(Editor’s Note: The above article is an excerpt from Allegis Group’s latest research report, “Global Workforce Trends 2018,” which is available for immediate, free download.)
As many employers scramble to boost recruiting capabilities, an often-overlooked priority has become more critical than ever. That issue is the need to retain the talent an organization has on hand.
Often, the most valuable employees with rare skills are the most urgent flight risk for employers as competitors try to lure them away or they move to pursue new career development opportunities. Many facets of the employee experience contribute to improved retention. Two areas of increasing importance are creative career paths and an emphasis on learning and development.
To protect the talent they have, employers can take a number of measures to not only reduce the loss of workers but also to boost the knowledge and skills within the organization.
First, employers can provide career path options to fit the individual needs and expectations of their employees. While this seems logical, historically, employees have been forced into pre-determined career paths, with promotions that lead from contributor to expert, manager, and leadership.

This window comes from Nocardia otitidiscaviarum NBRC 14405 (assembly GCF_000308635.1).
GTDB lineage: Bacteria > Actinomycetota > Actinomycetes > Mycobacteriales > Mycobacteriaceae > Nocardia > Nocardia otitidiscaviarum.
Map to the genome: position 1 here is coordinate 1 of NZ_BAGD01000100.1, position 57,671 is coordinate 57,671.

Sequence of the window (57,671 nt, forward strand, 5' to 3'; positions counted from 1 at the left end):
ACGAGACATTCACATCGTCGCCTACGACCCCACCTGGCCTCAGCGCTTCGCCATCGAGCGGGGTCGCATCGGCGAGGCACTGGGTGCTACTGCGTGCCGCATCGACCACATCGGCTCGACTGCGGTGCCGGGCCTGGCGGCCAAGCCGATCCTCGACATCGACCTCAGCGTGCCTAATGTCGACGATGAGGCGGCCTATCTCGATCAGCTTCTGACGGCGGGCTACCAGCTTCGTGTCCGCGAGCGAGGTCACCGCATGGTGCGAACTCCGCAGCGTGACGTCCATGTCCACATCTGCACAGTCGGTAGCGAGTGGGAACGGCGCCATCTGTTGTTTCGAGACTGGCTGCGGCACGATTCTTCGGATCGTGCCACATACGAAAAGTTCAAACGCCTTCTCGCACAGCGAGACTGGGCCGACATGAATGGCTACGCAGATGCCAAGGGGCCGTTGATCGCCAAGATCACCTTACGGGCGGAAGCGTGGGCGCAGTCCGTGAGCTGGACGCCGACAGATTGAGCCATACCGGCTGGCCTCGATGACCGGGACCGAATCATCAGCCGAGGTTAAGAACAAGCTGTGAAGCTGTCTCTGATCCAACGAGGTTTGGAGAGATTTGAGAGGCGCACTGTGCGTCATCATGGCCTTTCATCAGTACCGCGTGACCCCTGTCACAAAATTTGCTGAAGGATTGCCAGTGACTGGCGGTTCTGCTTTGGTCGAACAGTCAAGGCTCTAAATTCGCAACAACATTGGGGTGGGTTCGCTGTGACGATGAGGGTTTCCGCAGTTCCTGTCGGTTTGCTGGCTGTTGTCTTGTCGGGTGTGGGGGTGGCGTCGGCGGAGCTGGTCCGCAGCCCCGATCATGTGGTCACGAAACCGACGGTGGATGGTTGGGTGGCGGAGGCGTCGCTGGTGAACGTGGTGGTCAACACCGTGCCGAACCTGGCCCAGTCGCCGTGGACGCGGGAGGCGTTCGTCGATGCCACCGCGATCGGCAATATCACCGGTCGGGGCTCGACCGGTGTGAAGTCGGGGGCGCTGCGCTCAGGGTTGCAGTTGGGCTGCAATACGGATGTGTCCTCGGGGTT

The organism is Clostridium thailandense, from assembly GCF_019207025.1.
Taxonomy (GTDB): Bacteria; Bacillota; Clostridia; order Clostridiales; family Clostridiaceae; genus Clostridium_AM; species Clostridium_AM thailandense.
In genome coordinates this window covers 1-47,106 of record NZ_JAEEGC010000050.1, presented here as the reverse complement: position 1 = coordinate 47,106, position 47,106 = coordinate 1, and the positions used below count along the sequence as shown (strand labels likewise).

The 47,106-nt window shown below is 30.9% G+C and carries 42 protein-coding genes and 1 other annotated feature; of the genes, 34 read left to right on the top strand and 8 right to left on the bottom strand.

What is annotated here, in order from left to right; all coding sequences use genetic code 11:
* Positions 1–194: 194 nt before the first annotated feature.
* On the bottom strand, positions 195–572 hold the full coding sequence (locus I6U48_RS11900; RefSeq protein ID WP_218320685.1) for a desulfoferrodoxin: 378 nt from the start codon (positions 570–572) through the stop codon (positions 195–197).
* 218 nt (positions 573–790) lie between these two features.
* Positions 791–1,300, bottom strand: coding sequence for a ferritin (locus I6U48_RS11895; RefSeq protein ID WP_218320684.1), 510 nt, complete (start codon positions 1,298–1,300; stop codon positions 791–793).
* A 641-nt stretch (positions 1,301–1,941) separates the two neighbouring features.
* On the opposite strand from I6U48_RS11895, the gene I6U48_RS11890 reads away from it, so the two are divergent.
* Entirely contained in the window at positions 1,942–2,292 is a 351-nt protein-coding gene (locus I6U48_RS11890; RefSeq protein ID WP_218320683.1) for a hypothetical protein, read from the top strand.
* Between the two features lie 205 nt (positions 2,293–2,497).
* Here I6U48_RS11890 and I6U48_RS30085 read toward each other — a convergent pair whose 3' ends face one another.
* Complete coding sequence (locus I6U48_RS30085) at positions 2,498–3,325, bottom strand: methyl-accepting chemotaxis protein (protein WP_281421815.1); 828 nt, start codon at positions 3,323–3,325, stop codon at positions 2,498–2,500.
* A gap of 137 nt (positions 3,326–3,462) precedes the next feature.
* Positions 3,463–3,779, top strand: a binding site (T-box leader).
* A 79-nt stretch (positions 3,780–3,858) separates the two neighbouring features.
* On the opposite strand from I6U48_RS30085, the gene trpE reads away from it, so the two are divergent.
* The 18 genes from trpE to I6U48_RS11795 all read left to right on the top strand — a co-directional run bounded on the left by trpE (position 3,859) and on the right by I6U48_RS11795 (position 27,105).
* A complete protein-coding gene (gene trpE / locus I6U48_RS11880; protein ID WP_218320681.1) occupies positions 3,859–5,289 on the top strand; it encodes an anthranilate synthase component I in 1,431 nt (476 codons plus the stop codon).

Second, in many cases, a highly skilled worker may not desire a management or leadership destination but instead want to broaden their skills, switch to new fields, or gain new experiences through work at new locations and participation in desired projects. Employers can accommodate this type of priority if the culture and the perspective of an employer’s manager and corporate leadership actively encourages and promotes employee mobility.
A commitment to continuous skills development is essential for a growing company in a global business environment where innovation in technologies and processes occurs rapidly. Great employees understand the importance of continuous learning for their careers, and leading employers recognize the value of facilitating that education.
Support for employee learning outside the organization can include time and funding for attendance at college and university programs. It can include in-house classroom instruction, e-learning programs, and even micro-learning resources that provide immediate help for developing small-scale, tactical skills.
In most cases, giving employees control over their development, whether for learning new skills to add to their current job or to take a new career path, are effective means of boosting engagement and retention — an essential need given the cost of acquiring and training new talent.
Support for employee development can be one of the most effective means of protecting an organization from the adverse effects of global talent scarcity. While the costs of employee development are significant, they are typically much lower than the costs of acquiring new talent. Looking ahead, employers are likely to embrace learning and development, career path support, and innovations to enhance the employee experience as more than a nice-to-have initiative. Instead, the commitment will be a priority that helps companies achieve increased control over their supply of vital skills.